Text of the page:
The tricky thing about getting safety right is making sure you are on top of where the dangers are. One danger that seems to be consistently “off the safety radar” for lots of workplaces, particularly small businesses, is falls.
Here’s some key stuff you need to be looking at:
- Rule #1 for all safety problems is to try and eliminate the danger first. For fall hazards this means; have you exploited all the available storage space that can be reached from the ground (i.e. without the need to use a ladder)? Lots of places have all the ground level storage space they need, but because of its convenient access that space gets filled with junk. Turfing out the junk to exploit the ground level storage areas is the key thing to do. Ground level storage – good. Elevated storage spaces – not so good.
- Step ladders are used a lot to get access to high shelves, and the ordinary type of step ladder is notoriously unstable the further up the ladder you go. If people have to be on the last couple of steps, or worse still, right on top of a step ladder to retrieve stuff from high racking, then you have a serious injury or fatality waiting to happen at your business. (WorkSafe Victoria has reported deaths of workers who have fallen off step ladders.)
- Consider reconfiguring your storage racking so that the highest shelves are all the same height so you can use a proper order picking ladder to get access to those high shelves (i.e. ones at 2 metres or above). (WorkSafe has a guide on order picking) Consider getting lower versions of this type of ladder for middle height racks.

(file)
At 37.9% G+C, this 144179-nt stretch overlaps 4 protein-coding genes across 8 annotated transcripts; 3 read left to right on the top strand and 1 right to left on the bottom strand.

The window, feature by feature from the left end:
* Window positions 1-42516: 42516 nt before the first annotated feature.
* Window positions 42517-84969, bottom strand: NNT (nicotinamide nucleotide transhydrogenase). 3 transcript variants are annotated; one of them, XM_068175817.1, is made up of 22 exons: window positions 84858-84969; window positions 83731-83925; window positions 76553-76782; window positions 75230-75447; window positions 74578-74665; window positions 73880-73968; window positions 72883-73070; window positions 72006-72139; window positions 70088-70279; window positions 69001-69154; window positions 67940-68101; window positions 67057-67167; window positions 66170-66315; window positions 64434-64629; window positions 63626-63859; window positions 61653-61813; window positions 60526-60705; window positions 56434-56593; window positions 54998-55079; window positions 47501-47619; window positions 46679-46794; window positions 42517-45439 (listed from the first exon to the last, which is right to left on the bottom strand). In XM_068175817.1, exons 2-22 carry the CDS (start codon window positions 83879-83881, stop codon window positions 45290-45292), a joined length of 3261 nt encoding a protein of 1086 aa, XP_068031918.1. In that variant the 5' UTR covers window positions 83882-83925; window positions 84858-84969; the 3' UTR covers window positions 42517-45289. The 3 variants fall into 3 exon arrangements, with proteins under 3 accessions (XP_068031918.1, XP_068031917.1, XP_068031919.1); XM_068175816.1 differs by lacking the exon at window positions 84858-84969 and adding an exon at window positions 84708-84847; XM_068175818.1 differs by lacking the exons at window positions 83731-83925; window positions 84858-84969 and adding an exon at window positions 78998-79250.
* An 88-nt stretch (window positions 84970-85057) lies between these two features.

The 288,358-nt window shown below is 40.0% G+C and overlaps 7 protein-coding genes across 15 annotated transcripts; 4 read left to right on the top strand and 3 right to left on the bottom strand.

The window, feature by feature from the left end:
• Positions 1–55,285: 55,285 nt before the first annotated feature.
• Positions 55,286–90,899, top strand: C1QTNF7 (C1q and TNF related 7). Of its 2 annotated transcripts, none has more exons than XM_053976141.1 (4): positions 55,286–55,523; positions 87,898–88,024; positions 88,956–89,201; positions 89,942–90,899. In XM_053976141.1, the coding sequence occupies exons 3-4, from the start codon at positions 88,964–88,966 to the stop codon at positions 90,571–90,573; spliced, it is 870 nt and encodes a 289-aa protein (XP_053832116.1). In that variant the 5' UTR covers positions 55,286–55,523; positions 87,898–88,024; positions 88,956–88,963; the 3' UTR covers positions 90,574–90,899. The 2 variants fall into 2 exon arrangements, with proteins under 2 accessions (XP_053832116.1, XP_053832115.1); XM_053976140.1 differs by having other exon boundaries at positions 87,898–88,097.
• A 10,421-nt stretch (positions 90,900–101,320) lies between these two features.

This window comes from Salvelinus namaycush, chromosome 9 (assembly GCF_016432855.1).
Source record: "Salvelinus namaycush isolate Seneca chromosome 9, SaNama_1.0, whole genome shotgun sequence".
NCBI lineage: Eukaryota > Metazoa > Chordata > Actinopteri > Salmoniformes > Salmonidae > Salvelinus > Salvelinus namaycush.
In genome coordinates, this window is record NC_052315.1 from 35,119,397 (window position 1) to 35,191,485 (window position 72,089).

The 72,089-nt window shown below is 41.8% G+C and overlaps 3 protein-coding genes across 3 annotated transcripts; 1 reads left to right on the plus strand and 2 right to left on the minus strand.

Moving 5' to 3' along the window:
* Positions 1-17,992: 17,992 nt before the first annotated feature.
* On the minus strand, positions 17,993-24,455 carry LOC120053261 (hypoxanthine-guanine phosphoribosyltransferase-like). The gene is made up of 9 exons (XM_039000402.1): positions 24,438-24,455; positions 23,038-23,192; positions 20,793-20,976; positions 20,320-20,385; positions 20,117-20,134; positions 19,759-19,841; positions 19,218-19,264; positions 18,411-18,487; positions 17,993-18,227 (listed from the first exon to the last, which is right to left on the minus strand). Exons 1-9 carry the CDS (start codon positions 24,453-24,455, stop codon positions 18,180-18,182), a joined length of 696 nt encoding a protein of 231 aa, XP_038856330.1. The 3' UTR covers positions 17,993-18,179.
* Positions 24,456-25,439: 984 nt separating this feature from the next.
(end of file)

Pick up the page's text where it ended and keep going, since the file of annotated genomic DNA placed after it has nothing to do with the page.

- Most Australian laws will say you have to do very specific things about stopping falls if workers are working at 2 metres and above. But keep in mind deaths have happened for falls as low as 1 metre, they are more common than you’d think.
- Lots of workplaces use mezzanine or above-room spaces to store things. First, see tip #1. If you have to use those spaces make sure a) that the floor of those spaces are safe to walk on; b) have guard rails around the perimeter; and c) that the way to get up to those space is as safe as it can be. It’s not safe to have only one hand free to get up or down a ladder.
Preventing falls is an excellent example of why the common legal duty to first look to eliminate a hazard or risk is a clever thing. I get the sense that lots of people quickly dismiss elimination as a viable option; it shouldn’t be the case. Hard thinking about elimination solutions needs to be first cab off the rank in risk control decisions, particularly when it comes to preventing falls.
SafetyAtWorkBlog has no expertise in the control of infectious diseases. Any enquiries received on the issue are directed to the official information on government websites such as Australia’s Dept for Health & Ageing or the US Centre for Disease Control, or international authorities such as WHO.